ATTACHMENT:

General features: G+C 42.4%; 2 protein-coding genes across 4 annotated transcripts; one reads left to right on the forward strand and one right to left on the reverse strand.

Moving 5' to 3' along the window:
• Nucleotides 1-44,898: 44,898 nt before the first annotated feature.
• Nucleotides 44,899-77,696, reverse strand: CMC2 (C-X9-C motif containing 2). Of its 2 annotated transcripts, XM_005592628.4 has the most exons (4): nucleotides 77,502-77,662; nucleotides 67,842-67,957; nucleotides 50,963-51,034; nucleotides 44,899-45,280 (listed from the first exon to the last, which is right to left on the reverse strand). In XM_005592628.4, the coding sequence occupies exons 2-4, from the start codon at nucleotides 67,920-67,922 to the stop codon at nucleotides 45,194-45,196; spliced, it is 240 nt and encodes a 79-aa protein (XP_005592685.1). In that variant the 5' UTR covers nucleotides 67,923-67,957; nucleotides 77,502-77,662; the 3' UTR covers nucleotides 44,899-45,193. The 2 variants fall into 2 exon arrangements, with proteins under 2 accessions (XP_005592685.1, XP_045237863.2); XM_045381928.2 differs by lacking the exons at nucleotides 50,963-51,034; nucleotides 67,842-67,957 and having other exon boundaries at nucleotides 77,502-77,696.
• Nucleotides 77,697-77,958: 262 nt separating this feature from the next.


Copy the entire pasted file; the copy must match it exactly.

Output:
General features: G+C 42.4%; 2 protein-coding genes across 4 annotated transcripts; one reads left to right on the forward strand and one right to left on the reverse strand.

Moving 5' to 3' along the window:
• Nucleotides 1-44,898: 44,898 nt before the first annotated feature.
• Nucleotides 44,899-77,696, reverse strand: CMC2 (C-X9-C motif containing 2). Of its 2 annotated transcripts, XM_005592628.4 has the most exons (4): nucleotides 77,502-77,662; nucleotides 67,842-67,957; nucleotides 50,963-51,034; nucleotides 44,899-45,280 (listed from the first exon to the last, which is right to left on the reverse strand). In XM_005592628.4, the coding sequence occupies exons 2-4, from the start codon at nucleotides 67,920-67,922 to the stop codon at nucleotides 45,194-45,196; spliced, it is 240 nt and encodes a 79-aa protein (XP_005592685.1). In that variant the 5' UTR covers nucleotides 67,923-67,957; nucleotides 77,502-77,662; the 3' UTR covers nucleotides 44,899-45,193. The 2 variants fall into 2 exon arrangements, with proteins under 2 accessions (XP_005592685.1, XP_045237863.2); XM_045381928.2 differs by lacking the exons at nucleotides 50,963-51,034; nucleotides 67,842-67,957 and having other exon boundaries at nucleotides 77,502-77,696.
• Nucleotides 77,697-77,958: 262 nt separating this feature from the next.